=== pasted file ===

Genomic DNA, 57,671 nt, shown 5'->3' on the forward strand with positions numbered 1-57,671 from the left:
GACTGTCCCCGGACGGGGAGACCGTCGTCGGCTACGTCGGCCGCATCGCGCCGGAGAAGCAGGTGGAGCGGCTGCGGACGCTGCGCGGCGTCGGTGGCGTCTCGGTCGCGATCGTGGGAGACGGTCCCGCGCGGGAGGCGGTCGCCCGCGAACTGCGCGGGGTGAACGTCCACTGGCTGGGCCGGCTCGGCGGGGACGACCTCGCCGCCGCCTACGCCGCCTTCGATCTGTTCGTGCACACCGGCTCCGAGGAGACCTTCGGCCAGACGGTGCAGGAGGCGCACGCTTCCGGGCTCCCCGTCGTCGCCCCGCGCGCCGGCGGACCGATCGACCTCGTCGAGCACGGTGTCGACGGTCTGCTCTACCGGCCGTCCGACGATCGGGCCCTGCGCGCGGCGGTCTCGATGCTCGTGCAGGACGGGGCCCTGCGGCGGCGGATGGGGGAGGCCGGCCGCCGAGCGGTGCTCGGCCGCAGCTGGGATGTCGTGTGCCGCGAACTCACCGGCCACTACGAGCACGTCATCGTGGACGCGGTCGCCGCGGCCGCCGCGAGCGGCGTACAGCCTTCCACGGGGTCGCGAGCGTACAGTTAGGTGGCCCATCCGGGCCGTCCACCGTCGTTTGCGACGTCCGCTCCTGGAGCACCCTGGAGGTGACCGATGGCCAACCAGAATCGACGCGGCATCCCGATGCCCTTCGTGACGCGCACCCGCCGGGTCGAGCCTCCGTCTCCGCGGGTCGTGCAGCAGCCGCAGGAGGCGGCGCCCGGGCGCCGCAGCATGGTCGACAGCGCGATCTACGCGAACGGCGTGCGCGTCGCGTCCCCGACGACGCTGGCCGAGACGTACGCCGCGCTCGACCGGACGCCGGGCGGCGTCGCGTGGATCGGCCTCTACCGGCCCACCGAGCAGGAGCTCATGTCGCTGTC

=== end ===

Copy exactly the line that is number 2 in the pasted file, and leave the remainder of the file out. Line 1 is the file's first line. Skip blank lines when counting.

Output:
GACTGTCCCCGGACGGGGAGACCGTCGTCGGCTACGTCGGCCGCATCGCGCCGGAGAAGCAGGTGGAGCGGCTGCGGACGCTGCGCGGCGTCGGTGGCGTCTCGGTCGCGATCGTGGGAGACGGTCCCGCGCGGGAGGCGGTCGCCCGCGAACTGCGCGGGGTGAACGTCCACTGGCTGGGCCGGCTCGGCGGGGACGACCTCGCCGCCGCCTACGCCGCCTTCGATCTGTTCGTGCACACCGGCTCCGAGGAGACCTTCGGCCAGACGGTGCAGGAGGCGCACGCTTCCGGGCTCCCCGTCGTCGCCCCGCGCGCCGGCGGACCGATCGACCTCGTCGAGCACGGTGTCGACGGTCTGCTCTACCGGCCGTCCGACGATCGGGCCCTGCGCGCGGCGGTCTCGATGCTCGTGCAGGACGGGGCCCTGCGGCGGCGGATGGGGGAGGCCGGCCGCCGAGCGGTGCTCGGCCGCAGCTGGGATGTCGTGTGCCGCGAACTCACCGGCCACTACGAGCACGTCATCGTGGACGCGGTCGCCGCGGCCGCCGCGAGCGGCGTACAGCCTTCCACGGGGTCGCGAGCGTACAGTTAGGTGGCCCATCCGGGCCGTCCACCGTCGTTTGCGACGTCCGCTCCTGGAGCACCCTGGAGGTGACCGATGGCCAACCAGAATCGACGCGGCATCCCGATGCCCTTCGTGACGCGCACCCGCCGGGTCGAGCCTCCGTCTCCGCGGGTCGTGCAGCAGCCGCAGGAGGCGGCGCCCGGGCGCCGCAGCATGGTCGACAGCGCGATCTACGCGAACGGCGTGCGCGTCGCGTCCCCGACGACGCTGGCCGAGACGTACGCCGCGCTCGACCGGACGCCGGGCGGCGTCGCGTGGATCGGCCTCTACCGGCCCACCGAGCAGGAGCTCATGTCGCTGTC